The Complete Guide to Merlot Wine

Cabernet Sauvignon may be the most popular red wine in the world, but there is another, softer red wine that’s famous both on its own and an esteemed French blend.

Merlot is a decadent, versatile wine, perfect for sipping solo or paired with several dishes. Its smooth tannins, dark fruit taste, and velvet textures make it a pleasant experience for wine lovers.

Keep reading for everything you need to know about the incredible Merlot.

What is Merlot?

Originating in Bordeaux, France, in 1784, Merlot was considered by officials to be one of the area’s best wines. However, it wasn’t until 1824 that the grape got its name. “Merlot” translates to “blackbird,” referencing a local bird that liked the ripe grapes on the vine. 

Merlot is considered the half-sibling of the heavier, more structured Cabernet Sauvignon, as they share the same parent grape, Cabernet Franc.

By 1855, Merlot vines were planted in abundance in the Medoc region and later introduced to Switzerland and Venice, Italy.

Around the 1990s, red wine hit a stride in popularity in the United States, resulting in a heavy appreciation for Merlot.

Where are Merlot Grapes Grown?

While Merlot is planted worldwide, it is primarily grown in the Left Bank and Right Bank regions of Bordeaux, which are separated by two rivers and an estuary. Specifically, the highest quality of Merlot is thought to come from the St. Emilion appellation, located on the Right Bank.

Along with Cabernet Sauvignon, Cabernet Franc, Petit, Verdot, and Malbec, Merlot is among the few varietal wines permitted in Bordeaux blends. Its soft, velvety tannins (the puckering, astringent taste) and fruity flavor profile add a softness to these full-bodied wines.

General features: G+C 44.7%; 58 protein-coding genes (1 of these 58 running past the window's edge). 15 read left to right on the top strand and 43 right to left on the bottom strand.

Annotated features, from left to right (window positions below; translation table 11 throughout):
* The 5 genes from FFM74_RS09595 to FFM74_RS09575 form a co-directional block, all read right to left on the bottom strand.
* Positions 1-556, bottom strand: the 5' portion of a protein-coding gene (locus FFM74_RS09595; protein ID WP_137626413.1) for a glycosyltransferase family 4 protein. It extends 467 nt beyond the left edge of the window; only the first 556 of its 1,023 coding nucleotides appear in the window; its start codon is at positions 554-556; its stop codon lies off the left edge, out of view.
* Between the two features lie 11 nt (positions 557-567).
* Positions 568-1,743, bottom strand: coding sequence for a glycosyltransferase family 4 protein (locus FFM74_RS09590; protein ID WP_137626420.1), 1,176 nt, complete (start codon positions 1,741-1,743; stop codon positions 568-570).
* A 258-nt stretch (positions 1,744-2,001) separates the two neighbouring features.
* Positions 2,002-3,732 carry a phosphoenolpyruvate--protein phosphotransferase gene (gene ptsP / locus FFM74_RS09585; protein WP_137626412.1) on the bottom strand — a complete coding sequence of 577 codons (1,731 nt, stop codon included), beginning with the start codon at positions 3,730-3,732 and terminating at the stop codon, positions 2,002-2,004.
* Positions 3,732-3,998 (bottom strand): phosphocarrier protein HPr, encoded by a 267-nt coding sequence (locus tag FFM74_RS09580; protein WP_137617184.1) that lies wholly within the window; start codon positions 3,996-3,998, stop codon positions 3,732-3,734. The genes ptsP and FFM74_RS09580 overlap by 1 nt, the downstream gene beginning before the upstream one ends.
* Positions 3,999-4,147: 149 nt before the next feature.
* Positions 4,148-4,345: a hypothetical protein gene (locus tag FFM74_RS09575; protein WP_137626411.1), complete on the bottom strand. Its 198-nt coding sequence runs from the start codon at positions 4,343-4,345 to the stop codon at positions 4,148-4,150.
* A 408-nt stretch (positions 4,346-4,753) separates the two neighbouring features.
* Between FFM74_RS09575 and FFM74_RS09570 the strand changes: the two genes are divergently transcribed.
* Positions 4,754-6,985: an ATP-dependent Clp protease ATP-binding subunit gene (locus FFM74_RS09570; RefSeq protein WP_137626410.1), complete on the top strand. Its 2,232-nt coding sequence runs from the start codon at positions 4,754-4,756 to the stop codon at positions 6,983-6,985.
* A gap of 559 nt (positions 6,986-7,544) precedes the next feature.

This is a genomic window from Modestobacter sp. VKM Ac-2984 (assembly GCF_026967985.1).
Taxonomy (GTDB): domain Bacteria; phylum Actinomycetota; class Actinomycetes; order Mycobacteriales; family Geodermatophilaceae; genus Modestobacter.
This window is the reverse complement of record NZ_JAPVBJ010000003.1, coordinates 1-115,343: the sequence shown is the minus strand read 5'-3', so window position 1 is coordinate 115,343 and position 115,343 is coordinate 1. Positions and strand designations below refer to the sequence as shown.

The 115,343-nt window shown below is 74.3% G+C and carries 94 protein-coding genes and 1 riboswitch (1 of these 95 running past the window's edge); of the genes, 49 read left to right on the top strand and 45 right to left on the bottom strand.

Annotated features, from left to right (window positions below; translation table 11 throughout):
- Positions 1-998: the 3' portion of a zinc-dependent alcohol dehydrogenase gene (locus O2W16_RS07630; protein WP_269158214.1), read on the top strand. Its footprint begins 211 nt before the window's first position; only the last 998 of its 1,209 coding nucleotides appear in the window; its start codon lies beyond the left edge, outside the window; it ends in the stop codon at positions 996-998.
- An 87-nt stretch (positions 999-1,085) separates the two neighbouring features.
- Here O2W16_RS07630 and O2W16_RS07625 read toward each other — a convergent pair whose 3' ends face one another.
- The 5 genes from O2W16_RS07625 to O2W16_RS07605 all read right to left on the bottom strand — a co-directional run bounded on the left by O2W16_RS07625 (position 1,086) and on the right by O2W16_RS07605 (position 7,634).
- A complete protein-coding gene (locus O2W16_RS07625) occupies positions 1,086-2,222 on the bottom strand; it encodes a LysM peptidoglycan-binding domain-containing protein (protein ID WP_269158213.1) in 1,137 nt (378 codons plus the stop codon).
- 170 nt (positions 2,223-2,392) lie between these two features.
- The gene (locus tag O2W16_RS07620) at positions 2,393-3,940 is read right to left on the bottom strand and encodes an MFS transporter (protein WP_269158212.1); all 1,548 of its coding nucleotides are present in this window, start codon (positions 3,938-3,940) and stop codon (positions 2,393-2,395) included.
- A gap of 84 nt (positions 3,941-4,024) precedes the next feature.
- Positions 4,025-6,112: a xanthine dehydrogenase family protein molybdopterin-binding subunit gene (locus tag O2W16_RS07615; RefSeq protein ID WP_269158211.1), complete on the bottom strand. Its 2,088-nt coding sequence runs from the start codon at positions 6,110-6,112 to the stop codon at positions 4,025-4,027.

The Complete Guide to Merlot Wine Infographic | Macy's Wine Shop

What Does Merlot Taste Like?

As mentioned above, Merlot is characterized by lush fruit flavors and smooth tannins, making it an incredibly versatile wine. Key tasting notes include cherry, plum, chocolate, bay leaf, vanilla, and oak when aged in oak barrels. 

Since Merlot is heavily influenced by its growing climate and winemaking production, it's important to differentiate between Merlot grown in warmer climates and those grown in cooler climates.

Warm Climate Merlot

When we think of warm climate Merlot, California, Argentina, and Australia come to mind. These wines contain fewer tannins and are more fruit-based. Wine producers in these regions also age Merlot in oak barrels for 24 months or more, resulting in a more structured wine.

Cool Climate Merlot

If you’ve sipped a Merlot from Washington State, France, Italy, or Chile, you might have first mistaken it for Cabernet Sauvignon. These wines are tannin-rich with bold, complex structures and earthy flavors like tar and tobacco. 

Merlot Color

Merlot wine grapes are characterized by their larger size, thinner skin, and dark blue hue despite being red. When young, Merlot boasts a semi-opaque to opaque red hue containing dark blue undertones. It can be classified as a deep ruby color, between light Pinot Noir and darker Cabernet Sauvignon. 

One way to tell you may be drinking Merlot is to look for brick orange tones around the rim. As Merlot ages, it loses its pigmentation and brightness, turning garnet.